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Ottawa Scraps Hotel And 14-Day Quarantines; Could Happen “1st Week Of JUL,” But Not To Tourists

Fully-vaccinated Canadians will no longer be required to stay in a hotel quarantine or to self-isolate for 14-days.

The changes to Canada’s border restrictions were announced Wednesday at a news conference with Intergovernmental Affairs Minister Dominic LeBlanc, Health Minister Patty Hajdu, Minister of Public Services and Procurement Anita Anand and public health officials.

Hajdu congratulated Canadians for their “astronomical work” and “sacrifice” helping to stem the spread of the virus before confirming the Prime Minister’s earlier remarks this week that the government was planning on a “phased approach” to relaxing travel restrictions.

While leaving the door open to reversing changes if case numbers or vaccination rates fail to continue to progress, she confirmed that, in “in the first week of JUL,” fully vaccinated arrivals will not be required to go into hotel quarantine. However, they will still require a negative pre-departure test, a test on arrival, and a quarantine plan for the 3 days until that arrival test returns.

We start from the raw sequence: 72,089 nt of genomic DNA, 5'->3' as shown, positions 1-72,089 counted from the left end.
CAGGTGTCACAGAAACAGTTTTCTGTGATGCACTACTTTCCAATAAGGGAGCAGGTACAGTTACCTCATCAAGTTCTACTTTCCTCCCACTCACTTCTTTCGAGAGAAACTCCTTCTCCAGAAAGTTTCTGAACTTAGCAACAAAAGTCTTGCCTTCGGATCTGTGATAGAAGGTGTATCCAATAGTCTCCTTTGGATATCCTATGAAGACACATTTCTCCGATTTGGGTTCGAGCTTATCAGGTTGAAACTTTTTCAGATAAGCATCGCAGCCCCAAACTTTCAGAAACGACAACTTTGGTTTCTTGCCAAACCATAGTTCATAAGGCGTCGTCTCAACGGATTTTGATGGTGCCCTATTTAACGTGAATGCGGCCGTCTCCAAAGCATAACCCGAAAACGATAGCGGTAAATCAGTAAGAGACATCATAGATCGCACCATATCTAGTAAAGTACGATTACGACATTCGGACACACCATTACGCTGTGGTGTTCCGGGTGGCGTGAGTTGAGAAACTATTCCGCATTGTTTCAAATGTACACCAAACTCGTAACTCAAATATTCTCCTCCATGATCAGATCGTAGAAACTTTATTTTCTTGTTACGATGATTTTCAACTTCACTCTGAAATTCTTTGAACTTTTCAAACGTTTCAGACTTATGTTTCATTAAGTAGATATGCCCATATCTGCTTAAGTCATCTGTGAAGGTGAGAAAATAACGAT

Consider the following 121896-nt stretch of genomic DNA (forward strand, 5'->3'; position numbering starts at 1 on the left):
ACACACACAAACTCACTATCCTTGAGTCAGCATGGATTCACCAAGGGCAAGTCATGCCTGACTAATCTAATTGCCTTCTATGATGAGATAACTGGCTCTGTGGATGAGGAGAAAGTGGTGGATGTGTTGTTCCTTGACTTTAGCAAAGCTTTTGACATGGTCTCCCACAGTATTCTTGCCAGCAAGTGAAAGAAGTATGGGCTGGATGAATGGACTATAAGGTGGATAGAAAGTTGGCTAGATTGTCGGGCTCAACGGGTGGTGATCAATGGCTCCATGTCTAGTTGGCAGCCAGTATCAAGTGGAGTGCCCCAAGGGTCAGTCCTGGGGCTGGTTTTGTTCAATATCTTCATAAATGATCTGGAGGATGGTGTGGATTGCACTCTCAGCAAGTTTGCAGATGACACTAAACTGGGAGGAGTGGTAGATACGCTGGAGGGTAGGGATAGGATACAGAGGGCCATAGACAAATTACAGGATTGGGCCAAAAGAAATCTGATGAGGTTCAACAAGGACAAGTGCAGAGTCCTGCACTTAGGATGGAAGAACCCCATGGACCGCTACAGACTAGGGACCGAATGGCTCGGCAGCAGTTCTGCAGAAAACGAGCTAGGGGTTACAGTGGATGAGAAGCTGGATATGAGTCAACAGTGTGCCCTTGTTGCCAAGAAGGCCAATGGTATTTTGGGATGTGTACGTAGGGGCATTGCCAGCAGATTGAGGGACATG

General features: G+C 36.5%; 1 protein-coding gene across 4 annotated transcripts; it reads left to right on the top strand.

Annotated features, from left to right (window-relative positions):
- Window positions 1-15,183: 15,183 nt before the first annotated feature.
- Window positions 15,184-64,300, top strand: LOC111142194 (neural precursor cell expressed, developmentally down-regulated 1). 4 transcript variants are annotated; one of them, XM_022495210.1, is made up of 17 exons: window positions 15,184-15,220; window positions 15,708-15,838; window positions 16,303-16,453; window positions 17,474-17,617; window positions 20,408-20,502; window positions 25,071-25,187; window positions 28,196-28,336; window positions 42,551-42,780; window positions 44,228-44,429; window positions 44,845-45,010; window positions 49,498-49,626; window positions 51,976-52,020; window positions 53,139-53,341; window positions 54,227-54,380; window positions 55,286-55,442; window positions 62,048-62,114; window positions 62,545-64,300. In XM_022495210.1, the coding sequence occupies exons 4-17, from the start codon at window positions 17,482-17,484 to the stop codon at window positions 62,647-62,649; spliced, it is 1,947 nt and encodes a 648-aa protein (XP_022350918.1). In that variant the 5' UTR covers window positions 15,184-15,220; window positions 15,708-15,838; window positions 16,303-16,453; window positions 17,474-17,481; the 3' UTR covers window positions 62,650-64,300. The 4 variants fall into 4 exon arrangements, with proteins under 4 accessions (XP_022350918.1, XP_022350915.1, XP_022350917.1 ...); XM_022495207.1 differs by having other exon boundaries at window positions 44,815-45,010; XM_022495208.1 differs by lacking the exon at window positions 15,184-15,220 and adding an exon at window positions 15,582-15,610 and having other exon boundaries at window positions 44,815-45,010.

LeBlanc added that the first phase would apply to “those authorized” to enter Canada: citizens, permanent residents and workers.

Hajdu confirmed that the relaxed rules would not apply to inbound tourists, saying Ottawa is, “not changing anything yet for right of entry to Canada.”

In addition, Canadians who get vaccinated abroad should note that the changes only apply to those who have been vaccinated with Health Canada-approved vaccines.

In terms of future phases and more changes, including when tourists may be allowed to enter Canada, the ministers reiterated the government’s approach was “cautious”.

They declined to provide any prediction of dates for future phases and changes to border restrictions, saying they would follow case and vaccination metrics and consult with the provinces.

LeBlanc reiterated Ottawa is still working on some kind of “national document” or “vaccine passport” to verify vaccination status.

While he said, “Possibly the national vaccine passport… may not be ready at the beginning of JUL,” that won’t prevent the changes in rules from taking place.

Until the “technical details” are sorted out, LeBlanc said Canadians would have flexibility to prove their vaccination status and border agents would have the authority to make decisions.

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